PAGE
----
Kenya, EU Plan Bilateral Trade Deal Apart From Regional Pact

NAIROBI (Capital Markets in Africa) – The European Union said it may sign a bilateral trade deal with Kenya as other East African nations vacillate on a separate free-trade pact, in a move that will help East Africa’s biggest economy retain market access to the bloc.

While Rwanda and Kenya initialed the so-called Economic Partnership Agreement before an Oct. 1 deadline, the other four nations of the East African Community have yet to show similar commitment, making the deal that’s been under discussion since 2002 ineffective. The countries, including natural gas-producing Tanzania and Uganda, which is on the cusp of crude oil production, have been negotiating the reciprocal pact that will extend their duty- and quota-free access to the EU.

“If all the countries don’t sign the EPA, it is not impossible that EU will negotiate a bilateral agreement with Kenya,” Louis Michel, president of the European parliament, told reporters Monday in the Kenyan capital, Nairobi. “There is a precedent. Europe has a specific bilateral agreement with South Africa. This was because the difference between South Africa and other countries in the region was broad.”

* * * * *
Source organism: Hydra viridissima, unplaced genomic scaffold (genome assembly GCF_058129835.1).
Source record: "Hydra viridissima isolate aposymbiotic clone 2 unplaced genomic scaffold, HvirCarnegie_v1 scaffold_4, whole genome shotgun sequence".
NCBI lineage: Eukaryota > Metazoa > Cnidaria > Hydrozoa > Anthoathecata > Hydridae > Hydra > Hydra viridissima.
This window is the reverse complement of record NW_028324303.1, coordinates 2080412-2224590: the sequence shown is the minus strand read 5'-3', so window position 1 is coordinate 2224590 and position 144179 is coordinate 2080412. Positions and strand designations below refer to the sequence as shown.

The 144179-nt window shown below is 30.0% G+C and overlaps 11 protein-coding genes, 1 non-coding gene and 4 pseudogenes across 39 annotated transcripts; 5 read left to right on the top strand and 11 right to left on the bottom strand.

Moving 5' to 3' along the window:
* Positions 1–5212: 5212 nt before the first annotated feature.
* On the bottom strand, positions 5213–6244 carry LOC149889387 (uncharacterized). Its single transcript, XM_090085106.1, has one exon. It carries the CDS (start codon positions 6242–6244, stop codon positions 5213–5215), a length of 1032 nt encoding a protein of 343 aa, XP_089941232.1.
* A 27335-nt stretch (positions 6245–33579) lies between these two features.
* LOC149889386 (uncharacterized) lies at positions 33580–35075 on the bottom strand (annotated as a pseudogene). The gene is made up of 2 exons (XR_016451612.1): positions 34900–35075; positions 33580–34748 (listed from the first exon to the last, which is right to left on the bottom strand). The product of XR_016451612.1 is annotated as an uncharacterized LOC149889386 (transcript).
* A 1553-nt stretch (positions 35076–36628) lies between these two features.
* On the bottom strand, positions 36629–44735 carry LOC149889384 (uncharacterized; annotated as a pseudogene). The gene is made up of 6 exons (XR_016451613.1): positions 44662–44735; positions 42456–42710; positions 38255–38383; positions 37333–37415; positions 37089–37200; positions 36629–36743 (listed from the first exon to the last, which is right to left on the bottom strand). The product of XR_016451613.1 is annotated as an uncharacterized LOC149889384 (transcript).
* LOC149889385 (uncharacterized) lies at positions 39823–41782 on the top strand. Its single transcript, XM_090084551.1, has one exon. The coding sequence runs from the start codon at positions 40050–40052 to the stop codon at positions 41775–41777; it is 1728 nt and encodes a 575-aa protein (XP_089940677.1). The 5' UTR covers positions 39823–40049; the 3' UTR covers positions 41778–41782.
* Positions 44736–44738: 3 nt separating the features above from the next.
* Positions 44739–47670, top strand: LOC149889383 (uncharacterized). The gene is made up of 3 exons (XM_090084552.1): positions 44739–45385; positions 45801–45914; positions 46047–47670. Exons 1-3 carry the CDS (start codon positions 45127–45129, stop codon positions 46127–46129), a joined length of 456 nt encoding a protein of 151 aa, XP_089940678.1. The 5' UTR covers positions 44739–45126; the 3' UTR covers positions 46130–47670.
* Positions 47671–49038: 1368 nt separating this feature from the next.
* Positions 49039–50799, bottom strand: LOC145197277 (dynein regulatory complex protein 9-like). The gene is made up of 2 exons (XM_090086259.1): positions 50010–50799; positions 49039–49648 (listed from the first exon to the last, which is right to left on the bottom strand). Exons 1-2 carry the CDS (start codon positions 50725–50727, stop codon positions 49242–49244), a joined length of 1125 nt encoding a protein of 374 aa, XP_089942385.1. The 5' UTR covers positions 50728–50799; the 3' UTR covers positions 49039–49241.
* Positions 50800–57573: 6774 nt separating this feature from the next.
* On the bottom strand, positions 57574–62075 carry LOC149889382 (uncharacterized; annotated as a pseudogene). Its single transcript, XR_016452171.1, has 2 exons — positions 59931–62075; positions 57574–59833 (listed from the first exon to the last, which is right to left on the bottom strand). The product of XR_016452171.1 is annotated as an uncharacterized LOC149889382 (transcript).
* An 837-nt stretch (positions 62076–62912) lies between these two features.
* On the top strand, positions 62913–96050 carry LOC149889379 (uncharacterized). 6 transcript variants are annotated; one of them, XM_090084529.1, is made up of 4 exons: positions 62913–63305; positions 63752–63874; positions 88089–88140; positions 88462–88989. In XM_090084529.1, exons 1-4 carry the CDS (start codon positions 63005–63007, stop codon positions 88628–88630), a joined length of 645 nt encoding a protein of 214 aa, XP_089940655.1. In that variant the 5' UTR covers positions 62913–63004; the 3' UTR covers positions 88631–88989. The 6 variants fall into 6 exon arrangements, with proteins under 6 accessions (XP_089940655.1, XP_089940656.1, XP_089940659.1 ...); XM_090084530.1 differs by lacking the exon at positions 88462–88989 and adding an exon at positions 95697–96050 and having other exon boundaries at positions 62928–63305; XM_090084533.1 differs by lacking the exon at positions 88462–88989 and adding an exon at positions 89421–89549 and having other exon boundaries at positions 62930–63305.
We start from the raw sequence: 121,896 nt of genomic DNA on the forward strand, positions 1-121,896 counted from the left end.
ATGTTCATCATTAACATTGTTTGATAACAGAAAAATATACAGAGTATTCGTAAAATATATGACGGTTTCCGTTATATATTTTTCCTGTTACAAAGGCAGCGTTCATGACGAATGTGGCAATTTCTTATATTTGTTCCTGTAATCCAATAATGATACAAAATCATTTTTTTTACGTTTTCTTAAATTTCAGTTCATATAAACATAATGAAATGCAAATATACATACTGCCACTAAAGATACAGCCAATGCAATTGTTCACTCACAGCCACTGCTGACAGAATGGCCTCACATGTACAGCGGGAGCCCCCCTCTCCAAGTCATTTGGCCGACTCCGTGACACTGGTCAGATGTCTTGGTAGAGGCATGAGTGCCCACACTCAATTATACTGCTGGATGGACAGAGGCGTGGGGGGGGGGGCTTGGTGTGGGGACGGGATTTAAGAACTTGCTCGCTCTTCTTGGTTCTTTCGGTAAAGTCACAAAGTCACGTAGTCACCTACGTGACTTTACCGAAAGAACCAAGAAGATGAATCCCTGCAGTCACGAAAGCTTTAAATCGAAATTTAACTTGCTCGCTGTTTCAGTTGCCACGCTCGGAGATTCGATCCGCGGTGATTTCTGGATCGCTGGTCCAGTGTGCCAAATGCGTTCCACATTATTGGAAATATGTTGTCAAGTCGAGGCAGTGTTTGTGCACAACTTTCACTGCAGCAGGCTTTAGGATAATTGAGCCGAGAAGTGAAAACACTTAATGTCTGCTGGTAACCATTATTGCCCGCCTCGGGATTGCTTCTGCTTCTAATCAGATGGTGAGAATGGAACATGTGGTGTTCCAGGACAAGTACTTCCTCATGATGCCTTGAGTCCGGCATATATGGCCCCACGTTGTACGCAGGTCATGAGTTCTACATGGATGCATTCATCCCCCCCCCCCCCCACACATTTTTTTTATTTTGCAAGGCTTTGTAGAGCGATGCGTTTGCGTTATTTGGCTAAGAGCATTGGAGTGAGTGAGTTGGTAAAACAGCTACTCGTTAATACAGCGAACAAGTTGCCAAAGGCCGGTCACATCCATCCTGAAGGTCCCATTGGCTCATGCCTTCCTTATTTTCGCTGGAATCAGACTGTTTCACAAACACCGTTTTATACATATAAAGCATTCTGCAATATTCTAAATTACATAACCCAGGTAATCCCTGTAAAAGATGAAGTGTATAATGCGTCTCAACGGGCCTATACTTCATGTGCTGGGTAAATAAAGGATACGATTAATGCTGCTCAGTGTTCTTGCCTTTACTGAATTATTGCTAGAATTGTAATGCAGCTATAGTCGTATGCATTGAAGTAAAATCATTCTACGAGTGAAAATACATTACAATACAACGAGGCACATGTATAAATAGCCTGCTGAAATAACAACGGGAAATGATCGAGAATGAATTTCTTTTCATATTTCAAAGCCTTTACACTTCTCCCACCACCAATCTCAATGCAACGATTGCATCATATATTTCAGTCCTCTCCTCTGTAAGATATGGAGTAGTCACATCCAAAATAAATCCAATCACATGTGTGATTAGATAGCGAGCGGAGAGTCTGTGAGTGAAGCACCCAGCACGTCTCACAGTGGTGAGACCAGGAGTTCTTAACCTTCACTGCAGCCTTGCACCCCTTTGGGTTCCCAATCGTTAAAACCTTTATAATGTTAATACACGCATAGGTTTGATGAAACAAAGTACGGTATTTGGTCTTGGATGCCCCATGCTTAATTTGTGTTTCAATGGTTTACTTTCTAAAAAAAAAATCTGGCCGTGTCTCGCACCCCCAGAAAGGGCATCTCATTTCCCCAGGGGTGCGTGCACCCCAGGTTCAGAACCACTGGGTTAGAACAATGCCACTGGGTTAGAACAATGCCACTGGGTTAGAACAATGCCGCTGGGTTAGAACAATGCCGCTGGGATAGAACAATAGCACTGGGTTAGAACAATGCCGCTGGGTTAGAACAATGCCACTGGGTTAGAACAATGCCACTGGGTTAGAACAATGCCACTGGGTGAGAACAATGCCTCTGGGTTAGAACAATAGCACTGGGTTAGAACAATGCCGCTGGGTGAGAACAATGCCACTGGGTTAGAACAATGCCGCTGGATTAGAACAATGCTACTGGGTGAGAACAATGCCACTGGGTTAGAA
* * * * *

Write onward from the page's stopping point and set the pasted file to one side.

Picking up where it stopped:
Kenya, East Africa’s biggest economy, is the only nation that stands to lose access to Europe because it isn’t grouped among Least Developed Countries, or LDCs. The others can continue exporting to the bloc under a separate Everything But Arms treaty for LDCs.

Kenya, with a $69.2 billion economy, and Rwanda will get a deal that’s as close to the EPA as possible, Michel said.

‘Suspicious Countries’
Kenya has warned that more than 200 companies with investments worth in excess of 2 billion euros ($2.1 billion) exporting produce such as flowers, vegetables and fish to the EU could get locked out of the all-important market should the region continue stalling the process.

“The problem is that Kenya has achieved higher development than other countries in the region,” Michel said, adding that neighbors were concerned that the nation would reap most of the benefits arising from the pact. “This has made other countries to be suspicious. They are afraid.”

The EU will introduce asymmetric measures to help smaller economies achieve success similar to the bigger ones, Michel said. “The EPA will have positive effects for the region. I don’t understand why they are afraid,” he said.

Tanzania has said it would lose as much as 45 percent of its import tax income over the next 25 years by signing the EPA. Its lawmakers voted against the agreement in November, saying it was bad for the nation’s economic development.


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